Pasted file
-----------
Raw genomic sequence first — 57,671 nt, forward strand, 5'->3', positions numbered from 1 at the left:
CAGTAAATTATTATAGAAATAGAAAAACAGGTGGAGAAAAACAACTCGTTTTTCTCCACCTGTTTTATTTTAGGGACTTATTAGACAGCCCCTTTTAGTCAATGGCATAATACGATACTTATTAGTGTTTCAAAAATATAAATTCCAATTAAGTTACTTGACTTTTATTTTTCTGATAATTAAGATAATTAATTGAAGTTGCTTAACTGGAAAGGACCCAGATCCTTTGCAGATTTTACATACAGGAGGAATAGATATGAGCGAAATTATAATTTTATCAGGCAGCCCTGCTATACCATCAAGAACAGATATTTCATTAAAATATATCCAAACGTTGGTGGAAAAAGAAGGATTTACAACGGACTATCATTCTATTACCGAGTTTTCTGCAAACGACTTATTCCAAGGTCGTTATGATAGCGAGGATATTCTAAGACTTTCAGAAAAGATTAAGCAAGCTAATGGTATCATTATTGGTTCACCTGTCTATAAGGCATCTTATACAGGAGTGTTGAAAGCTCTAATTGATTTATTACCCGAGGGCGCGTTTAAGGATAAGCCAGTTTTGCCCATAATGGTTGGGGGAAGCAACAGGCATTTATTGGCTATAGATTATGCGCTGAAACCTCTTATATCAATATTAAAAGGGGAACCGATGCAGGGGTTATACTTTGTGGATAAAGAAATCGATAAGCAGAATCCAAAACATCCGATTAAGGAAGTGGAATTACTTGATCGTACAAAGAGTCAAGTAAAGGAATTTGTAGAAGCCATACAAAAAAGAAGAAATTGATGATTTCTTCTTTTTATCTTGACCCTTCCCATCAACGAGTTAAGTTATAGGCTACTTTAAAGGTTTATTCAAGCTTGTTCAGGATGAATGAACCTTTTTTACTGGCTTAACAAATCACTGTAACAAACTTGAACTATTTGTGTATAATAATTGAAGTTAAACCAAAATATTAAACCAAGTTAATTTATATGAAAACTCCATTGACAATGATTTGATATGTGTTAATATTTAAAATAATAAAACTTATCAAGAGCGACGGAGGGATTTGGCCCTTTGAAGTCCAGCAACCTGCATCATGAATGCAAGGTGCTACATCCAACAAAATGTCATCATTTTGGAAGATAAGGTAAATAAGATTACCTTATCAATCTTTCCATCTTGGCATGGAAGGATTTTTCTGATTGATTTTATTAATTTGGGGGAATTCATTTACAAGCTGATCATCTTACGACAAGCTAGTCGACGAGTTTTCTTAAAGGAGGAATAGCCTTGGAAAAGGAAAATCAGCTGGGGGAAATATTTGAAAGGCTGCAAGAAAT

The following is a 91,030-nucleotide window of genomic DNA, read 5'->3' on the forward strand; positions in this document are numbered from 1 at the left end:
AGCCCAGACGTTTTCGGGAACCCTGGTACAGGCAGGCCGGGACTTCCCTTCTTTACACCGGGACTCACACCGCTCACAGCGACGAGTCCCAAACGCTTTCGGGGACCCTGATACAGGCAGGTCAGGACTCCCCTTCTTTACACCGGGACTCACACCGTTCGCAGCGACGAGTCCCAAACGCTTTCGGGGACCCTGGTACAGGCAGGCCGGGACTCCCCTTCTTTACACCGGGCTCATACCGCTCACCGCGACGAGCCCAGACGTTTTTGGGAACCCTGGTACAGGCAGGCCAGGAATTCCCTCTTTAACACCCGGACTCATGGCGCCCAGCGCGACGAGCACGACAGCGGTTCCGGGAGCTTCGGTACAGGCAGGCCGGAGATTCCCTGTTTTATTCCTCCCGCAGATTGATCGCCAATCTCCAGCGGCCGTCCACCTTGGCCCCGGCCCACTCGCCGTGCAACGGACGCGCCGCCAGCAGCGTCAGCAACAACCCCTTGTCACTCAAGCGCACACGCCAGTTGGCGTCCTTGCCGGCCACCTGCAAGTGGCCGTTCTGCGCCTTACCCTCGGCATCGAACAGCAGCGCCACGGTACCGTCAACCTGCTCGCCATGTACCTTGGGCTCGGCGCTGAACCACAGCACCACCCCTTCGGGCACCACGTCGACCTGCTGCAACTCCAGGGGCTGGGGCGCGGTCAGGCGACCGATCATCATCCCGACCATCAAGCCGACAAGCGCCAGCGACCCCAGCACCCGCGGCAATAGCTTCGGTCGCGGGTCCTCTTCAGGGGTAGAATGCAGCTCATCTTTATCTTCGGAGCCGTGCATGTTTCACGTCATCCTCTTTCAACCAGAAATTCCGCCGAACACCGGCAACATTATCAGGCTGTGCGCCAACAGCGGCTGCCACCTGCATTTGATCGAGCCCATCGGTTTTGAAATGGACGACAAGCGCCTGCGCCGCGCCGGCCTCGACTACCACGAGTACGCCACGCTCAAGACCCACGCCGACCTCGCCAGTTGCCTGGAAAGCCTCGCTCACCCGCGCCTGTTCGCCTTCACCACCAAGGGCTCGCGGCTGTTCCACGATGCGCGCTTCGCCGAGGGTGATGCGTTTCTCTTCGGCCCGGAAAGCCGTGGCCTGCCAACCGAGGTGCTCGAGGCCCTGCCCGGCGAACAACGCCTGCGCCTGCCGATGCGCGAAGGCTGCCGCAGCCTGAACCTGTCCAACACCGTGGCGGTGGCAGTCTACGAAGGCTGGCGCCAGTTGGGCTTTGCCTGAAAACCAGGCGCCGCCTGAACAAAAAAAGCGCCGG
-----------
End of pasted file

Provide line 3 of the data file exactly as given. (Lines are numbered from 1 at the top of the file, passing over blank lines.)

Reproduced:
The following is a 91,030-nucleotide window of genomic DNA, read 5'->3' on the forward strand; positions in this document are numbered from 1 at the left end: